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Originally posted by Murcielago
I think its cool how the C-5's entire cockpit detatches for cargo loading. *I Kid, I Kid*:
Fuel Capacity - The C-5 Galaxy has 12 integral wing tanks with a capacity of 51,450 gallons (332,500 pounds) of fuel — enough to fill more than six standard railroad tankers!
“We got our most qualified crews together for this unique mission,” said Lt. Col. Scott Campbell, 3rd Airlift Squadron commander and ferry flight mission commander. “We just happened to have a Special Operations Low Level II crew available. We wanted to make sure the crew had some experience leaving with only three engines.”
While the ferry mission aircrew came from Dover AFB, the aircraft itself is assigned to the 60th Air Mobility Wing at Travis Air Force Base, Calif. Special Operations Low Level II aircrews receive additional training above and beyond the normal C-5 crews in order to meet the unusual and rigorous demands of flying special operations missions.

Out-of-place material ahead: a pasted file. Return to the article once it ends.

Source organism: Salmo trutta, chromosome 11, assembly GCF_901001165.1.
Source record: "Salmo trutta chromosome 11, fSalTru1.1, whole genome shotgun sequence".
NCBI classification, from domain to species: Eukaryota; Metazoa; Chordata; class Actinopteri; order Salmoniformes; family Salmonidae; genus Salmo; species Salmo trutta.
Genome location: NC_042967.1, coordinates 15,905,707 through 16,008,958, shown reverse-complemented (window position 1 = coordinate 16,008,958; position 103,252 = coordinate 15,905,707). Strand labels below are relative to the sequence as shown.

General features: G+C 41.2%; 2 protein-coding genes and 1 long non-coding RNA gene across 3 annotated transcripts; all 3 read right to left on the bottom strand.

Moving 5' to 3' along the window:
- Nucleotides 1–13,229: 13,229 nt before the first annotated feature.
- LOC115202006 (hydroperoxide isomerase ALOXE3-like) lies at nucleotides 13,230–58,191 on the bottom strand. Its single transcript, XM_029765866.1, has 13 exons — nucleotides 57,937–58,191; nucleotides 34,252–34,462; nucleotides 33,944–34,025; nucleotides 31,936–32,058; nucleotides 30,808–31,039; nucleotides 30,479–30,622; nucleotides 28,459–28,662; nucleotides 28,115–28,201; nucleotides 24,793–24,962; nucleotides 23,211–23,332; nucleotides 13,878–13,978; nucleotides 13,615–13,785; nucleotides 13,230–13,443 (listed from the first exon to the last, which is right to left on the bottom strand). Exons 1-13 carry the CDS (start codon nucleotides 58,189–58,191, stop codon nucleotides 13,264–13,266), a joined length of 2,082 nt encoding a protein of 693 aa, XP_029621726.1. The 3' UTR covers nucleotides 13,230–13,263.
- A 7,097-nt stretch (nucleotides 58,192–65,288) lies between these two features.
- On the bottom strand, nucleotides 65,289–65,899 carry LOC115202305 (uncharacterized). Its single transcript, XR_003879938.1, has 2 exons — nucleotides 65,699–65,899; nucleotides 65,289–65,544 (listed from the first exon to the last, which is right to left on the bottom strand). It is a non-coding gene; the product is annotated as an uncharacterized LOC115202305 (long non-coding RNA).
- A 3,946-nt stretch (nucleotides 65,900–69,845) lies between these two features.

To prepare for the ferry mission, the hand-picked Dover crew spent two hours in the C-5 flight simulator practicing various flight scenarios they could expect to face while flying with only three engines, according to Colonel Campbell. Flight simulators are an integral part of normal everyday aircrew proficiency training. In contingencies such as this, simulators can be used to train crews to face the specific hazards they may face on dangerous or unique missions.
When the aircraft was determined flight ready, final preparations for the ferry mission kicked into high gear. Capt. Joey Greene, a weapons and tactics officer from Dover AFB on temporary duty at the Combined Air Operations Center at Al Udeid Air Base, Qatar, had the principal duty of designing a plan that would assist taking the crew through harms way. The CAOC is the principal center for coordinating the use of all coalition air power in the Middle East region.
Captain Greene worked with Army and Air Force planners to ensure a safe air corridor for the damaged jet. Coordinating with the Army’s Battlefield Coordination Detachment at the CAOC, Captain Greene arranged for coalition ground soldiers and helicopters to secure the area along the aircraft’s flight path. Additional coordination brought in fighter air escorts to provide air cover during the critical takeoff phase.